In the midst of that crisis is the crisis of rural housing. The scale of need in the village is greater.than in any single city, but because of their scattered nature, they are often ignored. The concept is of an idyllic village—the little house on the prairie. The truth now is that the little house has become overcrowded. People on low incomes with young families are unable even to think of buying a home while fewer opportunities exist to rent.

We need an effective housing policy in order to sustain rural communities. Unless affordable housing is provided, the viability of some villages may be threatened. If people with younger families have to move out, school rolls will fall, causing the closure of schools and the redundancy of teachers.

The knock-on effect will be impossible to curtail. Other community facilities, such as shops and pubs, would then be threatened as businesses would slump accordingly. Thus, housing plays an integral part in the fortunes of the rural economy. There is an urgent need to act. Local councils in rural areas should be permitted to start small-scale building programme and offer a range of options for affordable housing, including part rent, part buy schemes, either in partnership with housing associations or by councils in their own right.

Mr. Geoffrey Clifton-Brown (Cirencester and Tewkesbury)

The hon. Gentleman has already told my hon. Friend the Member for Somerton and Frome (Mr. Robinson) that none of his policies will involve additional expenditure. The Government this year are providing £2.5 billion to the Housing Corporation to provide some 45,000 housing starts this year in the low rental sector. How will the Labour party, as it says, solve the problem of homelessness, about which the hon. Gentleman complains, despite all that building, without the injection of further public funds?

Mr. Vaz

I have had the advantage of having a meeting recently with the chief executive of the Housing Corporation. I am sorry that the hon. Gentleman is unable to grasp the fact that there was no increase in the amount of money available to the Housing Corporation, there was a decrease, which will result in fewer houses being built. I am sure that even the hon. Gentleman can understand that.

In the 1980s, the Minister's predecessors in the Department of the Environment boasted of a bonfire of planning controls. The consequence of the extraordinary approach that we have seen during the past 15 years is now apparent in all areas of rural Britain. We have witnessed extraordinary developments destroying some of the best of rural Britain while other areas are starved of necessary investment in new industry and housing. Sensible planning controls, firmly rooted in the local community, are vital if we are to have the right type of development at the right place in the right time.

Development must be plan led, not market led. The market on its own cannot provide affordable housing. We want to see local authorities using the planning system to ensure that new housing developments include some affordable housing for rent. I want to see a partnership approach so that local authorities work with the private sector and local people to protect and enhance our countryside and to secure balanced and appropriate development.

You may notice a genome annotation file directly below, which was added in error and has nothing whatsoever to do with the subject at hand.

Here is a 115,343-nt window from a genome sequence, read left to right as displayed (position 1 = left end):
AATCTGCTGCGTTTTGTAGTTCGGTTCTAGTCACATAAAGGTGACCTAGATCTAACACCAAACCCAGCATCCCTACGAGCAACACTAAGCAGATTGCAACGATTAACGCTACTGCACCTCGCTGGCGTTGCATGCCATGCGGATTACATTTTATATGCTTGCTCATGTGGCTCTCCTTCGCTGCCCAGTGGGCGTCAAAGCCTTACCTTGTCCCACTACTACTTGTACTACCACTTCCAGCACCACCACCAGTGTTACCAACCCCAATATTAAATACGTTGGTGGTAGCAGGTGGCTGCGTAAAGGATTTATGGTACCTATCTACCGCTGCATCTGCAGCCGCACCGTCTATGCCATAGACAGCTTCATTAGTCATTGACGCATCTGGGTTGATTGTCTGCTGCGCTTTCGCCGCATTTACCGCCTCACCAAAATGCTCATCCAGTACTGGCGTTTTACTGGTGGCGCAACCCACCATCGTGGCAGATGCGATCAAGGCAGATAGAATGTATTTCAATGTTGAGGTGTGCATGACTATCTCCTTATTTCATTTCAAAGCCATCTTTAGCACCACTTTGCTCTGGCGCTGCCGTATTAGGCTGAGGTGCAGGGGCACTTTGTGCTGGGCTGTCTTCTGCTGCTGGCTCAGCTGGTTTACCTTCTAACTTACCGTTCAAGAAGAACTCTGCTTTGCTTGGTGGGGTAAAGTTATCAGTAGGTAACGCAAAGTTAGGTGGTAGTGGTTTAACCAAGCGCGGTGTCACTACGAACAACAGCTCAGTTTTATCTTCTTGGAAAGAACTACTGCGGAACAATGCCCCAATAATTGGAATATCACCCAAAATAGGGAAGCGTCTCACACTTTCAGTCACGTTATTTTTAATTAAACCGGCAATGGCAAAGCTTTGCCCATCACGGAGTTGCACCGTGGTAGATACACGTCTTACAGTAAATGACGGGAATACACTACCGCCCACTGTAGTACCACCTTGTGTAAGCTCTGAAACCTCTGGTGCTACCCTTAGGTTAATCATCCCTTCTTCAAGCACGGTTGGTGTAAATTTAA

We want to see local people consulted much more carefully over the drawing up of local plans. That is why, on Second Reading of the Town and Country Planning (Costs of Inquiries etc.) Bill on 12 January, I announced the establishment of a review of planning law. The results of that review will have a direct effect on the quality of lives of those who live in rural areas.

Sir Jim Spicer (Dorset, West)


Mr. Vaz

I shall give way to the hon. Gentleman, but this is the last time that I shall give way because other hon. Members wish to participate.

Sir Jim Spicer

All the emphasis so far on housing has been on what is done by the local authority. In my part of the world in west Dorset we would not even begin to understand the sort of situation that the hon. Gentleman outlines. The main thrust for new affordable housing in west Dorset comes from housing associations, which are getting cheap land, are using the money that is being provided by the Government to the full and are providing a massive input of new housing in every village in west Dorset.

Mr. Vaz

I do not know whether the hon. Gentleman has been listening to what I have been saying, but I made it clear that we believe in a partnership between local authorities and the private sector. I wonder where the hon. Gentleman thinks the money that goes to the Housing Corporation comes from. It is public money, and what goes to the Housing Corporation goes to housing associations. We welcome the work that has been done in that regard. The hon. Gentleman should listen more carefully to what is being said before intervening.

We believe in planning for prosperity—the prosperity of our local areas and local people, which will preserve the rich diversity of life in England. The House should be very concerned about the new information provided by the Council for the Protection of Rural England, which shows that between 1945 and 1989 we lost more than 700,000 hectares of rural land to urban development. That is an area greater than Berkshire, Hertfordshire, Oxfordshire and greater London combined. The disappearance of the land—England's lost land—needs urgent consideration.